John McDouall Stuart - Third Expedition


During his recuperation from ill health, the result of his first expedition, John McDouall Stuart was visited by Benjamin Babbage. Stuart generously showed Babbage his journal which gave Babbage a good start toward exploring more of the Chambers Creek region.

So as it happened, some of the land included in Stuart's surveyed run was on land already discovered by Babbage. This necessitated a re-survey of Stuart's proposed Chambers Creek run and was the purpose of the third expedition.

On Mr Stuart's third expedition he was accompanied by William Darton Kekwick, and two others who turned out to be not very satisfactory. The party had 12 horses.

Friday, 4th November, 1859. Started from Chambers Creek for the Emerald Spring. At ten miles crossed nine fresh horse-tracks going eastward; I supposed them to be those of His Excellency the Governor-in-Chief. I have not as yet seen his outward track. Arrived at the spring before sundown.
Saturday, 5th November, Emerald Spring. Started at 7.30 on a course of 340 degrees. At seven miles and a half changed to 38 degrees, for three miles to a high sand hill, from which I could see two salt lagoons, one to the south and the other to the north; examined them, but could find no springs. Next bearing, 18 degrees, to clear the lagoon, two miles and a half sandy, with salt bush and grass. Changed to our first bearing, 340 degrees, for six miles, and then to 350 degrees, for five miles, when we reached the top of a high hill, from which we could see the lake lying to the north of us about three miles distant. Changed to 315 degrees for three miles and a half to get a good view of the lake. This is a large bay; from north-east to north-west there is nothing visible but the dark, deep blue line of the horizon. To the north-north-east there is an island very much resembling Boston Island (Port Lincoln) in shape; to the east of it there is a point of land coming from the mainland. To the north-north-west are, apparently, two small islands. A short distance to the east of the horn of the bay there seems to be much white sand or salt for two or three miles from the beach towards the blue water (on this side of which there is a white line as if it were surf): this again appears at the shores of the island, and also at the horn of the bay. From the south shore to the island the distance is great; I should say about twenty-five miles, but it is very difficult to judge correctly. At three miles and a half camped at sundown, without water.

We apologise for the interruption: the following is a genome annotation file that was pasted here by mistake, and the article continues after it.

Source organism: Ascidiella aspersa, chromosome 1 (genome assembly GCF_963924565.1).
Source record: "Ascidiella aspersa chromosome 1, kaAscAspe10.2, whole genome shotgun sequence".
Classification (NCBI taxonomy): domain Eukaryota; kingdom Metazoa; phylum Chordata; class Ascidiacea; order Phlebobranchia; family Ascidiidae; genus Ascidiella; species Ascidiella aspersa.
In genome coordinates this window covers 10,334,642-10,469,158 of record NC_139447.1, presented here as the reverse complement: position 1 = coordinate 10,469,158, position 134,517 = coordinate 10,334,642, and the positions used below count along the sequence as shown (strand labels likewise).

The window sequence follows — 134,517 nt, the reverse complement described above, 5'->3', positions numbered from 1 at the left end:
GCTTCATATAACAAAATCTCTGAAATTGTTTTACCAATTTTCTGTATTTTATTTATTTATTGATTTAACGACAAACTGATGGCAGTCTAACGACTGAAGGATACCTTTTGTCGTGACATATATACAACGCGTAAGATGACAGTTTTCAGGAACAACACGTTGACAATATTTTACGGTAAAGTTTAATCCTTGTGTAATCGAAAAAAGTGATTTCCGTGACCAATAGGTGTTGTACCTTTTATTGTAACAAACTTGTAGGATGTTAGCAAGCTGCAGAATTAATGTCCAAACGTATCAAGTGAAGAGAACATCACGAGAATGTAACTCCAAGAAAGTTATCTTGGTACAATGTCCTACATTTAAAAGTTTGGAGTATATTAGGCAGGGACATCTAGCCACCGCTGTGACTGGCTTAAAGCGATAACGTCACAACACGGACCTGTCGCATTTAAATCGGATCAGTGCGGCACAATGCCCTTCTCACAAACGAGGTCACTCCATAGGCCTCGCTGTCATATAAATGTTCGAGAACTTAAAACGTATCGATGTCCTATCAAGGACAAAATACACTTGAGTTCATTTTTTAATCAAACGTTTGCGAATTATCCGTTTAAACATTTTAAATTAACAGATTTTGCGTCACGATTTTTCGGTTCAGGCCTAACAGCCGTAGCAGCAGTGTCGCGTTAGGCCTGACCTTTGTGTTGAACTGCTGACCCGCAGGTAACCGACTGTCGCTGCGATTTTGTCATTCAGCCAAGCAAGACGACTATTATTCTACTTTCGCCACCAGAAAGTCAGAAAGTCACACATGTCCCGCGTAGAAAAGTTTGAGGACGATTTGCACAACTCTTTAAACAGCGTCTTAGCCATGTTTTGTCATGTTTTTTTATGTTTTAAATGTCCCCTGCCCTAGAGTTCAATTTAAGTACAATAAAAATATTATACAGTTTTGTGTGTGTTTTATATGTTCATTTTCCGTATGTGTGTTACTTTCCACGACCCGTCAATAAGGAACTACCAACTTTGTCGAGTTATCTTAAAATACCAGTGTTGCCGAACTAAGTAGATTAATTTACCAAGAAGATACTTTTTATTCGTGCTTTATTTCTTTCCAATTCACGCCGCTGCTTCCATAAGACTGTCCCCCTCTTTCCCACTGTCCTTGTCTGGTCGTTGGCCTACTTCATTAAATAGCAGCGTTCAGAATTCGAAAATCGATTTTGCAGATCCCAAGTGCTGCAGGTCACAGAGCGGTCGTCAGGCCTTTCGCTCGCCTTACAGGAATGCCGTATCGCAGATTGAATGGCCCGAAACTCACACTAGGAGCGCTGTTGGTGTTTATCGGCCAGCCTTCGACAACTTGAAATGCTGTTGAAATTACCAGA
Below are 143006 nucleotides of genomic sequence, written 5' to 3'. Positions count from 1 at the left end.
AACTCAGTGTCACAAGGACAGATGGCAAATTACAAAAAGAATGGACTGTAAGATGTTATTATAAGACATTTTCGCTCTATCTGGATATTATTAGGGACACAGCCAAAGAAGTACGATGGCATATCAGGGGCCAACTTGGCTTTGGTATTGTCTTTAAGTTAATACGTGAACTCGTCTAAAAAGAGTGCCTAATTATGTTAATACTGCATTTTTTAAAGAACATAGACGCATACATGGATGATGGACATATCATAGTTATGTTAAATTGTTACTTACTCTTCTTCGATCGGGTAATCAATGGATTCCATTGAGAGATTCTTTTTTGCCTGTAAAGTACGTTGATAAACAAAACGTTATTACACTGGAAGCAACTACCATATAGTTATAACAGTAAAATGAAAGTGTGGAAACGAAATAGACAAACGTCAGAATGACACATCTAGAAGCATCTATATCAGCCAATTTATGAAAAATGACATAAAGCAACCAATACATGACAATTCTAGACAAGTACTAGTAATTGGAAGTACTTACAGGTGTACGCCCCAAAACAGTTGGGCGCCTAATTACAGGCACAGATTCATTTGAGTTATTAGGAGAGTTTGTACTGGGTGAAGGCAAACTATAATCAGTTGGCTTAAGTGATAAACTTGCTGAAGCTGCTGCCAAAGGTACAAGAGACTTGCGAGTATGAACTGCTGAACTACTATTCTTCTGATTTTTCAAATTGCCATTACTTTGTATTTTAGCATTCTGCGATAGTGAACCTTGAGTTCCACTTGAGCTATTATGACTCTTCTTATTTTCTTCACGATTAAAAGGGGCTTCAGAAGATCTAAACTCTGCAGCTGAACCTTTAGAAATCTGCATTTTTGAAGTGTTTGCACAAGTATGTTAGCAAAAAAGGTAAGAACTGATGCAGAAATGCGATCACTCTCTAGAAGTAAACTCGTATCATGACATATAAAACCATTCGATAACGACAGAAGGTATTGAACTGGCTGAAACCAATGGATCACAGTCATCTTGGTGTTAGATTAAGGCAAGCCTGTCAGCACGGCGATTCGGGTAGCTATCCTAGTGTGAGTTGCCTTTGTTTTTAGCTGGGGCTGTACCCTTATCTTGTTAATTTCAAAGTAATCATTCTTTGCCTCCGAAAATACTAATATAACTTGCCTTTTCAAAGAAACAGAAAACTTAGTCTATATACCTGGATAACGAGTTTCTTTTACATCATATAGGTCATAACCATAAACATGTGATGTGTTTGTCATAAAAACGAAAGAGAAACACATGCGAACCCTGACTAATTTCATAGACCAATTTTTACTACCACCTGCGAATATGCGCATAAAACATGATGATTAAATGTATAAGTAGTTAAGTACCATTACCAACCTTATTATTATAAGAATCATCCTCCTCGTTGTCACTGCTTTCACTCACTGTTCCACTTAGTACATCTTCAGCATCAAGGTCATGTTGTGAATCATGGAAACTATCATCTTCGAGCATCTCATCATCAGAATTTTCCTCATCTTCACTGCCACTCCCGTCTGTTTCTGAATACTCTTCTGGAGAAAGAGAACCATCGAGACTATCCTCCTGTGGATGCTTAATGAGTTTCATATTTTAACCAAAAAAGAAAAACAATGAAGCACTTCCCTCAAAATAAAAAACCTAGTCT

Sunday, 6th November, Lake Eyre. Got up before daybreak to get the first glimpse of the lake, to see if there is any land on the horizon, and, with a powerful telescope, can see none. It has the same appearance as I described last night. I watched it for some time after sunrise, and it still continued the same. After breakfast went to examine the shore: course north, two miles and a half; found it to be caked with salt, with ironstone and lime gravel. When flooded, at about fifty yards from the hard beach, the water will be about three feet deep. I tried to ride to the water, but found it too soft, so I dismounted and tried it on foot. At about a quarter of a mile I came upon a number of small fish, all dried and caked in salt; they seem to have been left on the receding of the waters, or driven on shore by a heavy storm; they were scattered over a surface of twelve yards in breadth all along the shore; very few, especially of the larger ones, were perfect. I succeeded in obtaining three as nearly perfect as possible; one measured eight inches by three, one six inches by two and a half, and another five inches by two. They resemble the bream. I should think this a sufficient proof of the depth of the water. I then proceeded towards the water, but the ground became soft, and the clay was so very tenacious and my feet so heavy, that it was with difficulty I could move them, and so I was obliged to return. The salt is about three inches thick, and underneath it is clay. I would have tried it in some other places, but as my horses were without water (and as I intend to visit this place again), I think it more prudent to search for water for them, and, if I cannot find any, to return to the camp. Started on a south course to examine the country for springs. At six miles found we were running parallel to sand ridges, and no chance of water. Changed to 160 degrees, crossed a number of sand ridges, but no water, except a little rain water that we found in a hole. Proceeded to the camp, and arrived there about sundown.
Monday, 7th November, Emerald Springs. Finding that the weevil is at work with my dried beef, I must remain to-day and put it to rights. Prepared a package with the fish, etc., to be left for Mr. Barker when he comes here, to be sent to town. There are fish in this spring about three inches long. We have also found a cold-water spring among the warm ones.